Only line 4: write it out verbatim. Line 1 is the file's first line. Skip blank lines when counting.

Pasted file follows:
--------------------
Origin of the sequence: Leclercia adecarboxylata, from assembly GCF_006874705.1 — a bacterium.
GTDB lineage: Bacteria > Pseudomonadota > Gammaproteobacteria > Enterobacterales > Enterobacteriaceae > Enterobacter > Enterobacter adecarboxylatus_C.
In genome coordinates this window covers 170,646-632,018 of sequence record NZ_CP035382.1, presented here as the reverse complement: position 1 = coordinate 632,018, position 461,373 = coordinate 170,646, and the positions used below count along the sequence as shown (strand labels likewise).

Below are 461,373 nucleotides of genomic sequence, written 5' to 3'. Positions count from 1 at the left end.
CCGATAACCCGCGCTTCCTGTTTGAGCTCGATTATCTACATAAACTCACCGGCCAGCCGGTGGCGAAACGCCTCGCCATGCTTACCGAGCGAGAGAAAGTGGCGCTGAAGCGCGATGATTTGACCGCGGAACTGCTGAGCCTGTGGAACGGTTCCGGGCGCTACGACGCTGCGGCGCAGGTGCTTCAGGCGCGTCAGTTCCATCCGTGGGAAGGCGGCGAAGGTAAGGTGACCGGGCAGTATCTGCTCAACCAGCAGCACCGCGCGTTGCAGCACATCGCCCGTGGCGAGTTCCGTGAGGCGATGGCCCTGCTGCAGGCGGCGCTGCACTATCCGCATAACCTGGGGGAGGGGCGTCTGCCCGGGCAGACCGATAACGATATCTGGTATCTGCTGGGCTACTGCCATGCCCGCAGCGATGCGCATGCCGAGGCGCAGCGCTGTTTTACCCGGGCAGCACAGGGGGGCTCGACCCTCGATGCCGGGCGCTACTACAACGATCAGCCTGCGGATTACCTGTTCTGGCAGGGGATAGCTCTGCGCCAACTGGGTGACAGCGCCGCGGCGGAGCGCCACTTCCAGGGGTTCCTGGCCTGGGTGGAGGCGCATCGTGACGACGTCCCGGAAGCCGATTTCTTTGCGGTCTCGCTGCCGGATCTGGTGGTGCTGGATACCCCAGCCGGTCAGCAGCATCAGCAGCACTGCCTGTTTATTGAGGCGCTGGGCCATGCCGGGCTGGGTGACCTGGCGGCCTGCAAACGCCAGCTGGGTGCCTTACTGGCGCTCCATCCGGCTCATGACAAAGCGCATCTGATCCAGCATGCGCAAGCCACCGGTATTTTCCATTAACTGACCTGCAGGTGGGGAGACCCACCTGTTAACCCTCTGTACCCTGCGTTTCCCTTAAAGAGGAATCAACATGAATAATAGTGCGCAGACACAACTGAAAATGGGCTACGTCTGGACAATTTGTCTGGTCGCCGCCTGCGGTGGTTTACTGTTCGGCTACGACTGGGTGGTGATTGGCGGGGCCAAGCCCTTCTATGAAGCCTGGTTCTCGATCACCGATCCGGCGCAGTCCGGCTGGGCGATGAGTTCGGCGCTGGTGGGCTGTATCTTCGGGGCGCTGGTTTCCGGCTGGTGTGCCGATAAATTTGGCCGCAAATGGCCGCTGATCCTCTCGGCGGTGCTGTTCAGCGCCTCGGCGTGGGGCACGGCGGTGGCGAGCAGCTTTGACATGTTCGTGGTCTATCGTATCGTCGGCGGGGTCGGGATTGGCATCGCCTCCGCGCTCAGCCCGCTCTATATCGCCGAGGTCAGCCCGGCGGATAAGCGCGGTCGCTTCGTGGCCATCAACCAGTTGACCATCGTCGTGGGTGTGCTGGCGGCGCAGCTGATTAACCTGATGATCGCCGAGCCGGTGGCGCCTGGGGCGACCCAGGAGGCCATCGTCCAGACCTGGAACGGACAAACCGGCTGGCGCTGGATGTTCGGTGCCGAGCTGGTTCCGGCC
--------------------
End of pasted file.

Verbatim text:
Below are 461,373 nucleotides of genomic sequence, written 5' to 3'. Positions count from 1 at the left end.